The Core comes with a remote control that allows you to mute the sound, connect multiple units together, and adjust the volume. You can also turn the speaker off and on with it.
Setup is typical of the average Bluetooth-enabled speaker. Power up the device and connect it when the indicator light on top flashes blue. I did not test the NFC connector.
Setting up multi-room speaker use is a bit more complicated, but once you understand the process, it is easier. The key is not to pair the second speaker with your iPhone (or other audio device). Only pair the one you want to control music with. The second (and third, and fourth) will instead pair with the original.
After pairing the main Core, press the Multi-Room button on the top of it. Then, press the Source button on the top of the additional Core units. You may have to press the Source button more than once to get it to the right connection. When the light turns purple, it is in the right spot. Then, the speakers are connected with each other and you can place them throughout the house, wherever you like.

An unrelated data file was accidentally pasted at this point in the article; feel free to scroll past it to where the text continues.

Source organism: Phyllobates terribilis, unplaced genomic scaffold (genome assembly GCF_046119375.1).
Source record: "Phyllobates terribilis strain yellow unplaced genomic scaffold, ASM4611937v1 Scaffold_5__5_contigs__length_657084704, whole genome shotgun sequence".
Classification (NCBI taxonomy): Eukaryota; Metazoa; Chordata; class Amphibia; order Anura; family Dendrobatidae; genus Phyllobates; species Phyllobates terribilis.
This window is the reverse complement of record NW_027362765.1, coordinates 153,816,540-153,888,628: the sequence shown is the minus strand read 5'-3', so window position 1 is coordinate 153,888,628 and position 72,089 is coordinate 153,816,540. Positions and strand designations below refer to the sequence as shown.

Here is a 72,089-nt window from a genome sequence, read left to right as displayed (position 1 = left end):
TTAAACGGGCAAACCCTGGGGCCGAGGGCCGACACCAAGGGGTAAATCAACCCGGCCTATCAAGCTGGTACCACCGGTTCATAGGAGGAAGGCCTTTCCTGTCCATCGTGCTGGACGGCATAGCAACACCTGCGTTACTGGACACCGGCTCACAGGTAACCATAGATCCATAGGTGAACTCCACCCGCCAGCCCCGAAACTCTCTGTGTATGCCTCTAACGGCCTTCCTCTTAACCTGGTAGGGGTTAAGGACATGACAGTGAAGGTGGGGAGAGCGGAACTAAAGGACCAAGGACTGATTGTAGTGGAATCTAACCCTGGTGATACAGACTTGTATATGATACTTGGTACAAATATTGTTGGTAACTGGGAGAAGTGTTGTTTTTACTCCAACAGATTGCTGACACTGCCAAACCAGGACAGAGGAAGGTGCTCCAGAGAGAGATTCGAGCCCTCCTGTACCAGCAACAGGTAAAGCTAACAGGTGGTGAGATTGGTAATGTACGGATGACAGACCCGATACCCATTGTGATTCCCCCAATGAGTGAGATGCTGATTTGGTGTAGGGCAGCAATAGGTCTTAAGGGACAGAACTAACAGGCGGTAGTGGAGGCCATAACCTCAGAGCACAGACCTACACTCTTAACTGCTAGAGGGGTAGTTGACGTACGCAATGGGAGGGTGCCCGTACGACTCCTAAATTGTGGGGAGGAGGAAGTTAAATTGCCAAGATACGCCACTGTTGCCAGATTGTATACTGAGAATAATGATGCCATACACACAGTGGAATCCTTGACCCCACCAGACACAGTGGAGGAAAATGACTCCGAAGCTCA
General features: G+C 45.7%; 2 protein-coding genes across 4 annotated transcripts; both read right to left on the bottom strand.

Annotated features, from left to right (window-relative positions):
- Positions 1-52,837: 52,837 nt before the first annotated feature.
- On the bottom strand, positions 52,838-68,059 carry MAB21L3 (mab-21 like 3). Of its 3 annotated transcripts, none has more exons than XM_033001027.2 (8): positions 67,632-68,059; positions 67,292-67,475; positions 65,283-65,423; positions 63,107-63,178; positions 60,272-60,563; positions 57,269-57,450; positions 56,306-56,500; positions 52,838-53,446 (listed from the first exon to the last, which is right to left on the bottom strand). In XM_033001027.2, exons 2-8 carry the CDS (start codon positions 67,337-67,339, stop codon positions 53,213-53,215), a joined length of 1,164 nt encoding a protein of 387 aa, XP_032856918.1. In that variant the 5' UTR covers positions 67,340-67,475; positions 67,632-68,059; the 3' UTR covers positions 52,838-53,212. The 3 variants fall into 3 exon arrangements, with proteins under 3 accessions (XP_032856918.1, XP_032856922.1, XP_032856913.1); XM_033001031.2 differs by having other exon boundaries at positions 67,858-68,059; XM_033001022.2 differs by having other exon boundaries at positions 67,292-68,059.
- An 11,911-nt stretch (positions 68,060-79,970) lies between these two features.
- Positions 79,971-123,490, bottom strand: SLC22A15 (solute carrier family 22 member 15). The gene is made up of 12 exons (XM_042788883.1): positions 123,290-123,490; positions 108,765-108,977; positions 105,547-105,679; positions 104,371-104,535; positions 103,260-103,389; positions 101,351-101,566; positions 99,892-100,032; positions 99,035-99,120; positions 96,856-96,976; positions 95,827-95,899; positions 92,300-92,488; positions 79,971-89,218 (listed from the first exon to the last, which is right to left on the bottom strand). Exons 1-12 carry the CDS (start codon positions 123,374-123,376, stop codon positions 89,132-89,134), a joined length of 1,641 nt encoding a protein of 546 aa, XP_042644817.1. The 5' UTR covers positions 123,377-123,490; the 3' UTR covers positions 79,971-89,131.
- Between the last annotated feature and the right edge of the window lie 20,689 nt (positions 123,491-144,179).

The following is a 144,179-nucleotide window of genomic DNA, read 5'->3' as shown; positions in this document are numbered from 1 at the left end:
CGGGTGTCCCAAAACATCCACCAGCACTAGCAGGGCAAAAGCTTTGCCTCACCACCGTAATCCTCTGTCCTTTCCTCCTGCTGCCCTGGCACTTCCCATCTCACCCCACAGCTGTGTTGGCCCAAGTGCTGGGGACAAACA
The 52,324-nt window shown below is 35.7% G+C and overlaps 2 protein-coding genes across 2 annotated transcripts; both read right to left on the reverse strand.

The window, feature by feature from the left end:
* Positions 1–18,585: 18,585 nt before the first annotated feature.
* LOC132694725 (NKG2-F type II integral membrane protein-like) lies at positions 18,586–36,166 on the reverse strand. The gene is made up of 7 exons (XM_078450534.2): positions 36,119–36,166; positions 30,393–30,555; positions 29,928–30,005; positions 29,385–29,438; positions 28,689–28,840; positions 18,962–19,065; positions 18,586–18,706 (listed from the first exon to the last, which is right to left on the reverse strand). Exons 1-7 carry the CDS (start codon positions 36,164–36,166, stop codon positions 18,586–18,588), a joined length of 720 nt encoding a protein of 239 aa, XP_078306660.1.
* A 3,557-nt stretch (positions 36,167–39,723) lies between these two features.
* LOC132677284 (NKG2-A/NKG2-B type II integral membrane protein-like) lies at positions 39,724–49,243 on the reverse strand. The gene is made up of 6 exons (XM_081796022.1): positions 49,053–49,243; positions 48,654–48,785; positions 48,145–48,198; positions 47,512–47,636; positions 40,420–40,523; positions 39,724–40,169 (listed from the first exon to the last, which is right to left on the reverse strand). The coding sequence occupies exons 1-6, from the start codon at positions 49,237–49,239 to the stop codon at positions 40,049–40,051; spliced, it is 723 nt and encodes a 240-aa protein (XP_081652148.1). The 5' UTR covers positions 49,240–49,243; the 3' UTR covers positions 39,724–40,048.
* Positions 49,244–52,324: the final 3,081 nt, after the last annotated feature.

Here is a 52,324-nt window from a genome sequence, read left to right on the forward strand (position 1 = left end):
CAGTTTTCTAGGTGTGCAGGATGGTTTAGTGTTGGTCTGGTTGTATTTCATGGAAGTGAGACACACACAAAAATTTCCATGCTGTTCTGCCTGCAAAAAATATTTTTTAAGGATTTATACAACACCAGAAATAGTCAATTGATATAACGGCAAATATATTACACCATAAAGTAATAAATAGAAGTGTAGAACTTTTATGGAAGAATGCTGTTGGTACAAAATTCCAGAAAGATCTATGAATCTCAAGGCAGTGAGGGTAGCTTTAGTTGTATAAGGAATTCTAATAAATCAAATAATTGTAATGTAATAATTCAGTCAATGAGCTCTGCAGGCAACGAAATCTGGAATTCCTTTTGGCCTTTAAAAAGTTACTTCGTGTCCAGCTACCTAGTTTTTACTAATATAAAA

Using the Mass Fidelity Core
The marketing catch phrase with this speaker is that it has “Acoustic Holography” which sounds like jargon. So, I asked the company’s founder Ben Webster to explain the technology in terms that the average person could understand.
He told me there are a bunch of signal processors with carefully timed inputs on each one of the five speakers, which essentially recognizes where in space the wave frequencies will arrive and sort of reflects them back so that our ears hear them as stereo sound.
Basically, if you place the Core with the correct setup, you could walk around any place in the entire room and it will always sound like the music has the same clarity and volume.